New York Times U.N. Correspondent Warren Hogue, historically accommodating to U.N. Secretary General Kofi Annan, asked him an unusually tough question at a 28 April press conference about reports on "Kofigate," Food for Oil, mentioning his son Kojo. Apparently taken by surprise, though generally prepared for a similar query from other quarters, Mr. Annan went into a somewhat detailed response about his son working for Cotecna, mainly in Nigeria and Ghana, but that neither Kojo nor Kofi had any knowledge of the lucrative contract accorded to the Geneva-based company which had placed his young son on its Board of Directors. Some felt that the response could have been handled with a focused reference to the investigating committee. Anyway, it was noted that the Times carried no reference to the question or answer. The motto on the masthead of the Times is: "All the News That's Fit to Print."


During a press conference just before the invasion of Iraq, Security General was asked about the concept of accepting military action to topple oppressive regions. He had announced just before the Kosovo war that no dictator should be allowed to hide behind the U.N. Charter. So the lady putting the question wanted to know if that would allow for an attack on Saddam Hussein. Mr. Annan gave a general response but pointed out a study sponsored by Canadians on the "Responsibility to Protect." He recommended it as very interesting reading. However, when the report reached U.N. Headquarters, the report was kept under wraps. At least one member of its panel has indicated that the Canadian sponsored report was being blocked by a senior Canadian in the Secretariat. Could that be true? Or is she again being fingered out by competitors for influence?


A pillar of U.N. Television, Steve Whitehouse, retired at the end of May. He produced most of the feature films, not only on peacekeeping but on every aspect of human endeavour. A field man at Headquarters and Headquarters man in the field, Steve carried his heart on his sleeve, working jovially and closely with his colleagues. One farewell gift was a T-shirt announcing: "Retired -- if you want to talk to me you'll be charged consultation fees." But he got more than just a T-shirt: the sincere affection of his colleagues who enjoyed working with him when working for and at the U.N. was really fun. Steve will be joining his wife who is on a mission in Kosovo.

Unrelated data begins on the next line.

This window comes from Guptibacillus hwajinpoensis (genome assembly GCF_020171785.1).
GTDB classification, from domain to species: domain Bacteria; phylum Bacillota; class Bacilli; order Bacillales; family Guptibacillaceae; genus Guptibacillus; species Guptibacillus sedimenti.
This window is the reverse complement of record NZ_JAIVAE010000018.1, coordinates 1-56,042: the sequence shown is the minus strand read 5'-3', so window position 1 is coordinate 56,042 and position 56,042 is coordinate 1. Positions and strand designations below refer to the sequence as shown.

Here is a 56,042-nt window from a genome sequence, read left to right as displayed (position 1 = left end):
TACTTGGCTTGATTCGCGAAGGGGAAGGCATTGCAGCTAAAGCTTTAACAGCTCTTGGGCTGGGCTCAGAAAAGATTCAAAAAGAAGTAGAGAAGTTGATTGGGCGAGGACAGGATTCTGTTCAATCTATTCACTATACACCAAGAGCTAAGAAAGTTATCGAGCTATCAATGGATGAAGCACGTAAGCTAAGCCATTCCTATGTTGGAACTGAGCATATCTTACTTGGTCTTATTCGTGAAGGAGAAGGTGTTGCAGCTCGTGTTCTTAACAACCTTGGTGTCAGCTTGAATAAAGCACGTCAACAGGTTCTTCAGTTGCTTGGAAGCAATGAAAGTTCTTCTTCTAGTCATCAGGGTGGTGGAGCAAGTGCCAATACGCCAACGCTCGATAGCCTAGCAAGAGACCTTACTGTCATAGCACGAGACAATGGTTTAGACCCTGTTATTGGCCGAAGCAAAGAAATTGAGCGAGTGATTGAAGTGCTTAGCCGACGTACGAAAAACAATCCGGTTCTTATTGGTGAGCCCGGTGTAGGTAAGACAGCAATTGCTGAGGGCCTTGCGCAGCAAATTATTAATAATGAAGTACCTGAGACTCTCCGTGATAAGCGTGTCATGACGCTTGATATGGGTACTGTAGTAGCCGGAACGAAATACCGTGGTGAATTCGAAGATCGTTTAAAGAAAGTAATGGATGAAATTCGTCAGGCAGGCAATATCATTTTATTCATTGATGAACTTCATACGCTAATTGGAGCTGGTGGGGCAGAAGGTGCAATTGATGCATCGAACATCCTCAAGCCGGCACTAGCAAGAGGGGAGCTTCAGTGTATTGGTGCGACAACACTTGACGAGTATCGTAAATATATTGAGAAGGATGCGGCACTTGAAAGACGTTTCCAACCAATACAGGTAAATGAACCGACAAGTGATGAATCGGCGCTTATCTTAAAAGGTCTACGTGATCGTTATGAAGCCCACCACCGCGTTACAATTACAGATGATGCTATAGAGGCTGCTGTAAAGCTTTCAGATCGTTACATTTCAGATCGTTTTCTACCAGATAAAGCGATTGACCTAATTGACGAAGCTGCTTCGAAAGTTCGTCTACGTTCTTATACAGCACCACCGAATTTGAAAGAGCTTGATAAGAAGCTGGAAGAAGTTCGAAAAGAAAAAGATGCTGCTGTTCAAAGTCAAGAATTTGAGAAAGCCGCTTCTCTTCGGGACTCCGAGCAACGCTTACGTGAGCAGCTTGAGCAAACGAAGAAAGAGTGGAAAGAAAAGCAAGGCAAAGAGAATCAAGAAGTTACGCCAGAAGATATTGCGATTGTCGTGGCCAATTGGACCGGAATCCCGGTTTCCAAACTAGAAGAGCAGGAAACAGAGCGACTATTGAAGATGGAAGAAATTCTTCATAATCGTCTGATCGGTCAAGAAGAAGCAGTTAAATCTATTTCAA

A suddenly announced new flag of Iraq received wide condemnation in the Arab world and within Iraq. The Governing Council had approved a design by a brother of one of its members, Nasir Chaderji who responded angrily to queries on the colours' purpose and propriety and hung up on pan Arab daily Asharq Alwsat. Two blue lines supposedly reflected the Tigris and Euphrates rivers, the white background a desire for peace, a yellow line a reference to the Kurds and a crescent a symbol of Islam. In a suspicious neighbourhood, it was claimed that the flag overlooked the Arab dimension of Iraq. Some even claimed it looked suspiciously close to the Israeli flag. Most observers wondered why a transitional body would feel an urgency to issue a new flag. The old one was Iraq's traditional one since the establishment of the state. Saddam Hussein added -- in his own handwriting! -- the words "Allah Akbar" (God is Greater) to display Islamic credentials after his war with the Islamic Republic of Iran. It seems very few Iraqis are flying the new flag. The former Army General who took charge of Fallujah not only displayed the old one but maintained a related insignia on his shoulders as he started his new mission. Iraqi officials still use the old one.


A commemoration of World Press Freedom Day was held at U.N. Headquarters on 3 May with the participation of the Committee on Information and Media representatives. Shashi Tharoor, Under Secretary General for Public Information chaired a two-fold meeting -- a ceremonial one addressed by the Secretary General and a substantive one where professionals reviewed the type and extent of coverage of international news. Jim Ottaway Jr., President of one of the most effective groups defending free press, Toni Jenkins, President of U.N. Correspondents Association and Danilo Turk, Assistant Secretary General for Political Affairs, made interesting remarks. At one point, there was a discrepancy in the figures relating to press casualties while Kofi Annan mentioned that 36 journalists died in 2003, Jenkins used the figures of Rapporteur sans Frontieres indicating there were actually 42 killed, 766 arrested, and 1,460 physically attacked.